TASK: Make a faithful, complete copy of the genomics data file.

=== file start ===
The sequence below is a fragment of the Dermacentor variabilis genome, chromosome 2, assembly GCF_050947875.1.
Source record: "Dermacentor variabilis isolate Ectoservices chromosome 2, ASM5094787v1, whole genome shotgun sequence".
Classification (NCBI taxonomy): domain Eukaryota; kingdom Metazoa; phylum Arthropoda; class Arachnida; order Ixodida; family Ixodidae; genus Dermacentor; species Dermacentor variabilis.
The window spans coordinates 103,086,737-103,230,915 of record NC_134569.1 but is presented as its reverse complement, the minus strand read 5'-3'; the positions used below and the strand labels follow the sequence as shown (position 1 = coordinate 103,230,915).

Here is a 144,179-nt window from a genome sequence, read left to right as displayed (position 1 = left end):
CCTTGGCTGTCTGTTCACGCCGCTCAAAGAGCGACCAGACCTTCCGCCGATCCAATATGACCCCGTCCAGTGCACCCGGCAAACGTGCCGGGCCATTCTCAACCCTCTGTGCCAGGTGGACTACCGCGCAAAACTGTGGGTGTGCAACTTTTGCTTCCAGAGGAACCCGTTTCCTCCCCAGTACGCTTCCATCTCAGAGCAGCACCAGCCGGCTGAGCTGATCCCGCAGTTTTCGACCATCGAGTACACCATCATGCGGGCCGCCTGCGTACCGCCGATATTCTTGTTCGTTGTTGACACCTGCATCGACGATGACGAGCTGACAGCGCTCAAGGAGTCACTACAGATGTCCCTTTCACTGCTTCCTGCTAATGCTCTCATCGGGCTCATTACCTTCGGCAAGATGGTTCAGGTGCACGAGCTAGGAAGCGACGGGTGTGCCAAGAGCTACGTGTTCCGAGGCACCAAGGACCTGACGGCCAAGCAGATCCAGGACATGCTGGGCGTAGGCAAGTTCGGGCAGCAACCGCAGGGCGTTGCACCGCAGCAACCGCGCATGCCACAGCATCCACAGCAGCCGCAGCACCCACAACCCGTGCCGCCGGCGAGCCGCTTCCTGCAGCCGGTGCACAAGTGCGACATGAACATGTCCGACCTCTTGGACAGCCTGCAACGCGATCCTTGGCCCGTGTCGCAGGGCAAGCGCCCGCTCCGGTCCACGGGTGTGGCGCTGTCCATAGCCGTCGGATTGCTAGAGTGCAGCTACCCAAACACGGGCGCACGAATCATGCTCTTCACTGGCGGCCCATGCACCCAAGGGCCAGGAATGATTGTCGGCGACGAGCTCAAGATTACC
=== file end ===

The sequence below is a fragment of the Dermacentor variabilis genome, chromosome 2, assembly GCF_050947875.1.
Source record: "Dermacentor variabilis isolate Ectoservices chromosome 2, ASM5094787v1, whole genome shotgun sequence".
Classification (NCBI taxonomy): domain Eukaryota; kingdom Metazoa; phylum Arthropoda; class Arachnida; order Ixodida; family Ixodidae; genus Dermacentor; species Dermacentor variabilis.
The window spans coordinates 103,086,737-103,230,915 of record NC_134569.1 but is presented as its reverse complement, the minus strand read 5'-3'; the positions used below and the strand labels follow the sequence as shown (position 1 = coordinate 103,230,915).

Here is a 144,179-nt window from a genome sequence, read left to right as displayed (position 1 = left end):
CCTTGGCTGTCTGTTCACGCCGCTCAAAGAGCGACCAGACCTTCCGCCGATCCAATATGACCCCGTCCAGTGCACCCGGCAAACGTGCCGGGCCATTCTCAACCCTCTGTGCCAGGTGGACTACCGCGCAAAACTGTGGGTGTGCAACTTTTGCTTCCAGAGGAACCCGTTTCCTCCCCAGTACGCTTCCATCTCAGAGCAGCACCAGCCGGCTGAGCTGATCCCGCAGTTTTCGACCATCGAGTACACCATCATGCGGGCCGCCTGCGTACCGCCGATATTCTTGTTCGTTGTTGACACCTGCATCGACGATGACGAGCTGACAGCGCTCAAGGAGTCACTACAGATGTCCCTTTCACTGCTTCCTGCTAATGCTCTCATCGGGCTCATTACCTTCGGCAAGATGGTTCAGGTGCACGAGCTAGGAAGCGACGGGTGTGCCAAGAGCTACGTGTTCCGAGGCACCAAGGACCTGACGGCCAAGCAGATCCAGGACATGCTGGGCGTAGGCAAGTTCGGGCAGCAACCGCAGGGCGTTGCACCGCAGCAACCGCGCATGCCACAGCATCCACAGCAGCCGCAGCACCCACAACCCGTGCCGCCGGCGAGCCGCTTCCTGCAGCCGGTGCACAAGTGCGACATGAACATGTCCGACCTCTTGGACAGCCTGCAACGCGATCCTTGGCCCGTGTCGCAGGGCAAGCGCCCGCTCCGGTCCACGGGTGTGGCGCTGTCCATAGCCGTCGGATTGCTAGAGTGCAGCTACCCAAACACGGGCGCACGAATCATGCTCTTCACTGGCGGCCCATGCACCCAAGGGCCAGGAATGATTGTCGGCGACGAGCTCAAGATTACC